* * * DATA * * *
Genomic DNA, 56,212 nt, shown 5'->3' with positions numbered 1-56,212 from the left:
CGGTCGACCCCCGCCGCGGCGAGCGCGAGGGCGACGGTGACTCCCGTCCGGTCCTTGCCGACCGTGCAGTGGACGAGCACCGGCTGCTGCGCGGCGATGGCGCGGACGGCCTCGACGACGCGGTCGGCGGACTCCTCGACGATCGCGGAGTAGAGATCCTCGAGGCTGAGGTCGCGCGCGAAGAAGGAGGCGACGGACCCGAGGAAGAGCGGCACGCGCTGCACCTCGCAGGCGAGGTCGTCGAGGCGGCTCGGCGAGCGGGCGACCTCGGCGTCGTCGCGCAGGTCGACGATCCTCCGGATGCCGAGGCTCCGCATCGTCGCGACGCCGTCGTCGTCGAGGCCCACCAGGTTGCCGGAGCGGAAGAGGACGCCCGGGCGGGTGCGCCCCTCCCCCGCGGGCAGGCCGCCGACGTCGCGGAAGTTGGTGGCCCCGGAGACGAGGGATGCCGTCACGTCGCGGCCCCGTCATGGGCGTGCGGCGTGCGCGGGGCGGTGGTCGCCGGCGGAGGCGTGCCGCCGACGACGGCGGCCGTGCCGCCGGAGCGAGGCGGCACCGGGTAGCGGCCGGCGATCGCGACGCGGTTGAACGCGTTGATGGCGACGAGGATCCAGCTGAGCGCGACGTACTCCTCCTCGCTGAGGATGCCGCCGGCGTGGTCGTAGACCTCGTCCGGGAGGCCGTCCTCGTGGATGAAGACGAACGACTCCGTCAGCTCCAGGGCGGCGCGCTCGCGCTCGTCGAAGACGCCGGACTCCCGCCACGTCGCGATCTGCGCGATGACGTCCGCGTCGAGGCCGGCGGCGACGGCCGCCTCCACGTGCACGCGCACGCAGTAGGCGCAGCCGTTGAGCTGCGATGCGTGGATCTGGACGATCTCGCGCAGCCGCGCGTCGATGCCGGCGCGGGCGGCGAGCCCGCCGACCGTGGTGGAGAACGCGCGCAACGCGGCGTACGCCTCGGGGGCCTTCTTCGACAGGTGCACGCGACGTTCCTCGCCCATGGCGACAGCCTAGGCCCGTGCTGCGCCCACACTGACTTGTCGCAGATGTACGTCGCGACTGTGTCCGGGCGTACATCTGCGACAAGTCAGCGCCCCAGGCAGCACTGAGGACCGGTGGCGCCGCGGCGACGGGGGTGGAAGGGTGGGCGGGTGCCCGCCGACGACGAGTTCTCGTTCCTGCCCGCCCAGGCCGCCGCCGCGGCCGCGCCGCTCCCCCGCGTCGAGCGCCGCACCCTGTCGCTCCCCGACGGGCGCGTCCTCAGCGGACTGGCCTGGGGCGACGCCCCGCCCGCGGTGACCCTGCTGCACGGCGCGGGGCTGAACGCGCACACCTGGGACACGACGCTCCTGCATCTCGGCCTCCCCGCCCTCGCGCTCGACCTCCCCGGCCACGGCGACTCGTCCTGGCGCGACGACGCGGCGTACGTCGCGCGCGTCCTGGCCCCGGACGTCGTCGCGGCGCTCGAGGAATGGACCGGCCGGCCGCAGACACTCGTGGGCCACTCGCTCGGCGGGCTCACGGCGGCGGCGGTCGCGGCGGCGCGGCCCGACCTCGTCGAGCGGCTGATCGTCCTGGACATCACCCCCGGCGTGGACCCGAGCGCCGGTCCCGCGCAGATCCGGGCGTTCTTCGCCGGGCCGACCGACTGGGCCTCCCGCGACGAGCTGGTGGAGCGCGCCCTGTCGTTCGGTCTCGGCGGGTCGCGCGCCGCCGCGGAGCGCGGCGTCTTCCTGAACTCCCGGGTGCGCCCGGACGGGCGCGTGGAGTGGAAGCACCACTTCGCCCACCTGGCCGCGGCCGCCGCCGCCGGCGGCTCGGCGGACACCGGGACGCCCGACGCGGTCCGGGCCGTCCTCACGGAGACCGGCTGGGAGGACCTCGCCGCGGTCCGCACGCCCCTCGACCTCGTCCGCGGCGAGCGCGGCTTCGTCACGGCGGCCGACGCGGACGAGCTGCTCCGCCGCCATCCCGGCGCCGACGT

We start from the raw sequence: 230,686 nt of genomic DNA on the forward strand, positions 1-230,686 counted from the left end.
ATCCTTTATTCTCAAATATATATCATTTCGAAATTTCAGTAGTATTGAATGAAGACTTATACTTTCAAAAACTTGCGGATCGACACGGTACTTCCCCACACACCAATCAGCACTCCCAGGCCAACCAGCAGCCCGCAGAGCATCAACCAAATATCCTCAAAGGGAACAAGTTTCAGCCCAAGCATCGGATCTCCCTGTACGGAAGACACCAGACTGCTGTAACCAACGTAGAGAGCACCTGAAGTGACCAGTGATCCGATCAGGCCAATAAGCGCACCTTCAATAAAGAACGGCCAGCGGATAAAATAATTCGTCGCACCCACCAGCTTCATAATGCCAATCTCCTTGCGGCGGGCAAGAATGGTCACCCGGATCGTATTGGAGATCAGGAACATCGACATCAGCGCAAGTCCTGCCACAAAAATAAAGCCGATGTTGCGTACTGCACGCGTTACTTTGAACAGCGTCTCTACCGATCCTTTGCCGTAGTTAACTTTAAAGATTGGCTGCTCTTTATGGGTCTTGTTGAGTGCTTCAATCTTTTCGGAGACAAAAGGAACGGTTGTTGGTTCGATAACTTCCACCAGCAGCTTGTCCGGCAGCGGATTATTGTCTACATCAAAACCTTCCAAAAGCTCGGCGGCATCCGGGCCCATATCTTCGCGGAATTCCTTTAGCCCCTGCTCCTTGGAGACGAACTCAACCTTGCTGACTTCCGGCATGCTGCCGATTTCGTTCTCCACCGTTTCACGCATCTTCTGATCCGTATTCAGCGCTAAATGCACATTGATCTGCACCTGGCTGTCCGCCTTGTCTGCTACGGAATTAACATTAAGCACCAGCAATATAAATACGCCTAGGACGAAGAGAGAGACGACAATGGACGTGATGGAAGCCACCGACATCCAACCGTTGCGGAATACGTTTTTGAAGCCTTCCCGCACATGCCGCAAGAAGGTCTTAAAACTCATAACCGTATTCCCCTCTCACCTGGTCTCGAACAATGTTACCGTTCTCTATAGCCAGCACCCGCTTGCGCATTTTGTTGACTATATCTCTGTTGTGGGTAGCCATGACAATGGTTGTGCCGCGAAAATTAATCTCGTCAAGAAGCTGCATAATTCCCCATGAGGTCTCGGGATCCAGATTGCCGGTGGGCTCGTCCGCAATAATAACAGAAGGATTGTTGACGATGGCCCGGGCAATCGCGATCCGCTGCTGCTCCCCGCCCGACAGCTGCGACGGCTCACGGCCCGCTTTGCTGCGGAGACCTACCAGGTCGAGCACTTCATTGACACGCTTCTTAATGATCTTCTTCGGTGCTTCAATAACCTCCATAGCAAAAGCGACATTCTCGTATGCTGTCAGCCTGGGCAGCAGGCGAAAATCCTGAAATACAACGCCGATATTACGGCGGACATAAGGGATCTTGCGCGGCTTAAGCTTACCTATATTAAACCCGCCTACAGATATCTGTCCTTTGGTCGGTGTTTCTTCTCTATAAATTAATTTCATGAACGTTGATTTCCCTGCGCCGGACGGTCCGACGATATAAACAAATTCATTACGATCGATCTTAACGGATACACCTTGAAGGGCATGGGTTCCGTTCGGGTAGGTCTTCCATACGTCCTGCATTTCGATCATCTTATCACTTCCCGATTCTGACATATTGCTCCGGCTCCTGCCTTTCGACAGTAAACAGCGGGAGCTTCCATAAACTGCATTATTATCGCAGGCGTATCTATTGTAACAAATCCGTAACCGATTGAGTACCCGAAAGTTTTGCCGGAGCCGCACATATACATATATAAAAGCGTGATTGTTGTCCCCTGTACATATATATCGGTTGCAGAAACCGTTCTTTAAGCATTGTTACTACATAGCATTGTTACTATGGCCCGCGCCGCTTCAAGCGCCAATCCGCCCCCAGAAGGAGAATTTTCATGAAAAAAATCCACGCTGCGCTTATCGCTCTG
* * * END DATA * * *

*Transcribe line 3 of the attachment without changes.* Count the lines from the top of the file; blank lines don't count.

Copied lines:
We start from the raw sequence: 230,686 nt of genomic DNA on the forward strand, positions 1-230,686 counted from the left end.